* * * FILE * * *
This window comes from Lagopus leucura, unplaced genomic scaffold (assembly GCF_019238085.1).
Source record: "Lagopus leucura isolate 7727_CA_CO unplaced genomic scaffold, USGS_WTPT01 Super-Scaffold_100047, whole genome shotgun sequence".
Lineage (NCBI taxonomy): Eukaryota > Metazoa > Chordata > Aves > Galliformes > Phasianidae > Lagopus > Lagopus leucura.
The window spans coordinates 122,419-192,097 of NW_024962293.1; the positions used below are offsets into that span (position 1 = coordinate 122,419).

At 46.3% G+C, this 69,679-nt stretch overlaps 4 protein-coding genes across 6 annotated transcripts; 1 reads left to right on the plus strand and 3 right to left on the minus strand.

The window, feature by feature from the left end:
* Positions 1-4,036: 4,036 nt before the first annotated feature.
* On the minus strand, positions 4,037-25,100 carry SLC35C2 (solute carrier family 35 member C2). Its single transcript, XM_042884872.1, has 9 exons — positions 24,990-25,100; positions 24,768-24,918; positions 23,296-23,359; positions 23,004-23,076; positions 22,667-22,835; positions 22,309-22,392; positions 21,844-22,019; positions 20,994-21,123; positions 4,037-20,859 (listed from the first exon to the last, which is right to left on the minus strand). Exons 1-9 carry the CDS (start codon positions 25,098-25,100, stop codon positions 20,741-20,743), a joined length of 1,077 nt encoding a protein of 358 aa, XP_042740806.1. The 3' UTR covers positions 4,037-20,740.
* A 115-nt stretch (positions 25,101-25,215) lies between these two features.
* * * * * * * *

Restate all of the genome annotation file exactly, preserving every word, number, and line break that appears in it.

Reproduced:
This window comes from Lagopus leucura, unplaced genomic scaffold (assembly GCF_019238085.1).
Source record: "Lagopus leucura isolate 7727_CA_CO unplaced genomic scaffold, USGS_WTPT01 Super-Scaffold_100047, whole genome shotgun sequence".
Lineage (NCBI taxonomy): Eukaryota > Metazoa > Chordata > Aves > Galliformes > Phasianidae > Lagopus > Lagopus leucura.
The window spans coordinates 122,419-192,097 of NW_024962293.1; the positions used below are offsets into that span (position 1 = coordinate 122,419).

At 46.3% G+C, this 69,679-nt stretch overlaps 4 protein-coding genes across 6 annotated transcripts; 1 reads left to right on the plus strand and 3 right to left on the minus strand.

The window, feature by feature from the left end:
* Positions 1-4,036: 4,036 nt before the first annotated feature.
* On the minus strand, positions 4,037-25,100 carry SLC35C2 (solute carrier family 35 member C2). Its single transcript, XM_042884872.1, has 9 exons — positions 24,990-25,100; positions 24,768-24,918; positions 23,296-23,359; positions 23,004-23,076; positions 22,667-22,835; positions 22,309-22,392; positions 21,844-22,019; positions 20,994-21,123; positions 4,037-20,859 (listed from the first exon to the last, which is right to left on the minus strand). Exons 1-9 carry the CDS (start codon positions 25,098-25,100, stop codon positions 20,741-20,743), a joined length of 1,077 nt encoding a protein of 358 aa, XP_042740806.1. The 3' UTR covers positions 4,037-20,740.
* A 115-nt stretch (positions 25,101-25,215) lies between these two features.